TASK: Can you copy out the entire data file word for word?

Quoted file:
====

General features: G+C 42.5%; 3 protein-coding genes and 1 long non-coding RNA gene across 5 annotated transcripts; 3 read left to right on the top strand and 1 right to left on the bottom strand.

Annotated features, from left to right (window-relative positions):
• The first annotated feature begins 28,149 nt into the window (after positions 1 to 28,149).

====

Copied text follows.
General features: G+C 42.5%; 3 protein-coding genes and 1 long non-coding RNA gene across 5 annotated transcripts; 3 read left to right on the top strand and 1 right to left on the bottom strand.

Annotated features, from left to right (window-relative positions):
• The first annotated feature begins 28,149 nt into the window (after positions 1 to 28,149).